Motor Vehicle Admin. v. Shea, 133

Citation415 Md. 1,997 A.2d 768
Decision Date23 June 2010
Docket Number2008.,No. 133,133
CourtCourt of Appeals of Maryland

Leight D. Collins, Asst. Atty. Gen. (Douglas F. Gansler, Atty. Gen. of Maryland, of Glen Burnie, MD), on brief, for petitioner.

Lawrence S. Greenberg (Greenberg Law Office of Baltimore, MD), on brief, for respondent.

Leonard R. Stamm, Johanna Cohen Leshner, Goldstein & Stamm, P.A., Greenbelt, MD, for Amicus Curiae brief of the Maryland Criminal Defense Attorney's Association.



This appeal involves § 16-205.1 of the Transportation Article of the Maryland Code, often referred to as the “implied consent, administrative per se law” (hereinafter, “the Statute). See, e.g., Motor Vehicle Admin. v. Richards, 356 Md. 356, 362, 739 A.2d 58, 62 (1999). The Statute authorizes a police officer who has “reasonable grounds to believe” that a driver “is or has been driving or attempting to drive a motor vehicle while under the influence of alcohol [or] while impaired by alcohol” to request the driver to submit to a test to determine the driver's blood alcohol concentration (“BAC”). See § 16.205.1(b)(2).1 If the driver agrees to the test and the test discloses a BAC of 0.15 or greater, then the Statute provides that the officer is to present to the driver an order of automatic suspension by the Motor Vehicle Administration (“MVA”). See § 16-205.1(b)(3)(i)-(ii). The Statute permits the driver to request a hearing at the Office of Administrative Hearings to show cause why the driver's license should not be suspended. At that hearing, the driver may challenge, among other matters, whether the officer had the requisite reasonable grounds to make the request for testing. See § 16-205.1(f)(7)(i)(1).

Adam Leigh Shea, Respondent, was stopped by a police officer who observed him driving while not wearing a seatbelt. During the stop, the officer smelled a moderate odor of alcohol emanating from Respondent's person. The officer conducted field sobriety tests (the results of which are not reflected in the record) and then arrested Respondent. At the police station, the officer advised Respondent of his rights and the potential penalties under the Statute, and asked him if he wished to take a breath test to ascertain his BAC. Respondent agreed to the test. The test result disclosed a BAC of 0.18. Pursuant to the Statute, the officer presented Respondent with an order of administrative suspension of his driver's license.

Thereafter, Respondent requested a show cause hearing. At the hearing he argued that: (1) the police officer who detained him lacked the requisite reasonable grounds to request the test; and (2) the test result was invalid. The Administrative Law Judge (ALJ) rejected the first argument and declined to consider the second, reasoning that the Statute did not permit Respondent to make the latter argument at a show cause hearing. The ALJ ordered the suspension of Respondent's driver's license for 90 days, and, as the Statute authorized the ALJ to do, promptly ordered the suspension stayed for one year, conditioned upon Respondent's participation in the Ignition Interlock Program. See § 16-205.1(n)(4)(ii).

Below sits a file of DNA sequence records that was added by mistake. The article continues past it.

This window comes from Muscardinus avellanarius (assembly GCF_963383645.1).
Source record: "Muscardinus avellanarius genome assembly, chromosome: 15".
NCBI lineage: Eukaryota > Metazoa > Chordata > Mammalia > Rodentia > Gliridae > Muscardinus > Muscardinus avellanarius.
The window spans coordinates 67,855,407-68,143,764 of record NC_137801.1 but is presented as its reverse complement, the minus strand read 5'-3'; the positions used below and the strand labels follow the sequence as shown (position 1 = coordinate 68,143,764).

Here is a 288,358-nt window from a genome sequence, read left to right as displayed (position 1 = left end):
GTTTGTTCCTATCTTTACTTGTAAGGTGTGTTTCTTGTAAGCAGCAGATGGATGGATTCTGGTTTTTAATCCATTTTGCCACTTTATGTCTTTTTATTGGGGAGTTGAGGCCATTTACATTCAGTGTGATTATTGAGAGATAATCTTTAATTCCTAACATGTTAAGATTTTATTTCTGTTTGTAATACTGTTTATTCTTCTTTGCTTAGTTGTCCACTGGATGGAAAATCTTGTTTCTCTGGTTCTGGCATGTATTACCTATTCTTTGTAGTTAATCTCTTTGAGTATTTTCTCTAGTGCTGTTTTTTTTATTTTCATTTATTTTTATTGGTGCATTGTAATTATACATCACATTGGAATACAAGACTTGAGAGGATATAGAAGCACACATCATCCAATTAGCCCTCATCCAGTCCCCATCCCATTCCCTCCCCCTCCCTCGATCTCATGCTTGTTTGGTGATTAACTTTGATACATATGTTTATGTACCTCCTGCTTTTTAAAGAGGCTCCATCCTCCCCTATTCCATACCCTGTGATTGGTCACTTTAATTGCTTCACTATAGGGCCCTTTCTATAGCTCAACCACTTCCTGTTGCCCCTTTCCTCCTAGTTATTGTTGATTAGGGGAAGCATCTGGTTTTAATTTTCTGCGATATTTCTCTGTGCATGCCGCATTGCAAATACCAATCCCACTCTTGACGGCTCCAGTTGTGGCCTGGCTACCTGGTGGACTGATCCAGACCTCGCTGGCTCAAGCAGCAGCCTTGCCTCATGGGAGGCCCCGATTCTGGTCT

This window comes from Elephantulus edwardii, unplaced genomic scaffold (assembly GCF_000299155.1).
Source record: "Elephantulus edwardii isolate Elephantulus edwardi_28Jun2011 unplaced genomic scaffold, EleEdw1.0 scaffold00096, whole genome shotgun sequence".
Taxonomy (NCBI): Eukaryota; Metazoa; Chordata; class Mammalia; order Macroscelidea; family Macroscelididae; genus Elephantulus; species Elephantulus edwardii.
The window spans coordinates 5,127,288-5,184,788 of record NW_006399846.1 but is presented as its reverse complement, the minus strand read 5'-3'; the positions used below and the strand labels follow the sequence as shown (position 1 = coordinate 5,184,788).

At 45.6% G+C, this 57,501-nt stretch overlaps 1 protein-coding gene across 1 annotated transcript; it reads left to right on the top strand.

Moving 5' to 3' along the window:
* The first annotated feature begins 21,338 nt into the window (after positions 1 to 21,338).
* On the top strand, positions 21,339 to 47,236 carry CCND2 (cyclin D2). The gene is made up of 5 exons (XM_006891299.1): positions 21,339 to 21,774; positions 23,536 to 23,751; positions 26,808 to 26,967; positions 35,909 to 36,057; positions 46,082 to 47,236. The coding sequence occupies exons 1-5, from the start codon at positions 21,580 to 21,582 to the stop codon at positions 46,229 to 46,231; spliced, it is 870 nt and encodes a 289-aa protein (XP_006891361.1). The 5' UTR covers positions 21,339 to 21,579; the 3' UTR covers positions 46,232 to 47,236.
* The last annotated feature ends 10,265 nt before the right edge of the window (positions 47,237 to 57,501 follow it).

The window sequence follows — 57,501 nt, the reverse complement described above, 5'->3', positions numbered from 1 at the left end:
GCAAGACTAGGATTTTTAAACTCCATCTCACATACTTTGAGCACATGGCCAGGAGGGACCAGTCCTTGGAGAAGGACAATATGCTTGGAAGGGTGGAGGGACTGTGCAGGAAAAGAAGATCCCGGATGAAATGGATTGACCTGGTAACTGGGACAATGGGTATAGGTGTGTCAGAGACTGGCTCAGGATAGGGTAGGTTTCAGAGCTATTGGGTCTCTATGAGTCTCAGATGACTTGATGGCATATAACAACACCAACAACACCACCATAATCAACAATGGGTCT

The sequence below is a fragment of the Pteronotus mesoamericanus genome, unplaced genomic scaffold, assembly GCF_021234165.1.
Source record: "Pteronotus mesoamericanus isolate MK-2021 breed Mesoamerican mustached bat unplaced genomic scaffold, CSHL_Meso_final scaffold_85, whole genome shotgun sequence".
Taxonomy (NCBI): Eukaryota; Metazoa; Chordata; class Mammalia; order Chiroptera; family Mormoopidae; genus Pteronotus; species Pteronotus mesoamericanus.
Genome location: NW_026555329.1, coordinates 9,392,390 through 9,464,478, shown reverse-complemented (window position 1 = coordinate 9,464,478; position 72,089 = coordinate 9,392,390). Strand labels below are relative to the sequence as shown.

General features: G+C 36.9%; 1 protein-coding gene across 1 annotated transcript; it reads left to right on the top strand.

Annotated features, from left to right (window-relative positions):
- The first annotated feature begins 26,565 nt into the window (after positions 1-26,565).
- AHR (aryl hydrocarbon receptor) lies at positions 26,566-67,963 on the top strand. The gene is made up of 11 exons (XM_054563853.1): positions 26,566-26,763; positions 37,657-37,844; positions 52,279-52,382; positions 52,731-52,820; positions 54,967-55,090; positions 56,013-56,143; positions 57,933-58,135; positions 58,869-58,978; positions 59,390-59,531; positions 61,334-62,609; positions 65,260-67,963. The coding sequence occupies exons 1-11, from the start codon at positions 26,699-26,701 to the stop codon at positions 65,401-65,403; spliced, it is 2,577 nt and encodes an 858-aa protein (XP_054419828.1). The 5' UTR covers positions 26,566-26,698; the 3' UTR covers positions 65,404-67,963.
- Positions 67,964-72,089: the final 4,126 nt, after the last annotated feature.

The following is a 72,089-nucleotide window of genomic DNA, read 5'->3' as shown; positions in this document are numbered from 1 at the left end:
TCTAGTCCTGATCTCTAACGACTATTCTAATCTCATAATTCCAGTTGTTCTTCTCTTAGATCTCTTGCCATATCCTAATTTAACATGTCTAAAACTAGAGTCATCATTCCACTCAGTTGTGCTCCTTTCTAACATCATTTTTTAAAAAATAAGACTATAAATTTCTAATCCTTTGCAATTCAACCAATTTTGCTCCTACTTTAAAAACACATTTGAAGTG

Respondent sought judicial review of the ALJ's decision, raising in the petition the arguments he had presented to the ALJ.2 The Circuit Court for Baltimore County reversed the decision of the ALJ because, in the court's view, the record did not contain substantial evidence to support the ALJ's finding that the officer had reasonable grounds to request the test. In coming to that determination, the court decided, as a preliminary matter, that the officer did not have reasonable suspicion to conduct the field sobriety tests and, consequently, “all actions thereafter, [including, presumably, the test request and results,] are legally unsupportable.”

We granted the MVA's petition to review the judgment of the Circuit Court. For the reasons that follow, we reverse that judgment.


The facts leading to the suspension of Respondent's driver's license can be briefly stated. On the night of April 24, 2007, Officer William Phelps of the Baltimore City Police Department stopped the vehicle that Respondent was driving. Officer Phelps's description of the stop is contained on the MVA Form DR-15A he later completed.3 He wrote: “Driver observed operating vehicle w/o [meaning “without”] seat belt on. After being stopped a moderate odor of a(sic) alcohol beverage was emanating from his person-Driver was given SFST's [meaning “standard field sobriety tests”] and placed in custody.” We surmise from our reading of the transcript of the hearing before the ALJ that Respondent was charged with one or more alcohol-related driving offenses, and was found guilty of driving while impaired by alcohol. See Md.Code (1977, 2009 Repl. Vol), § 21-902 of the Transportation Article.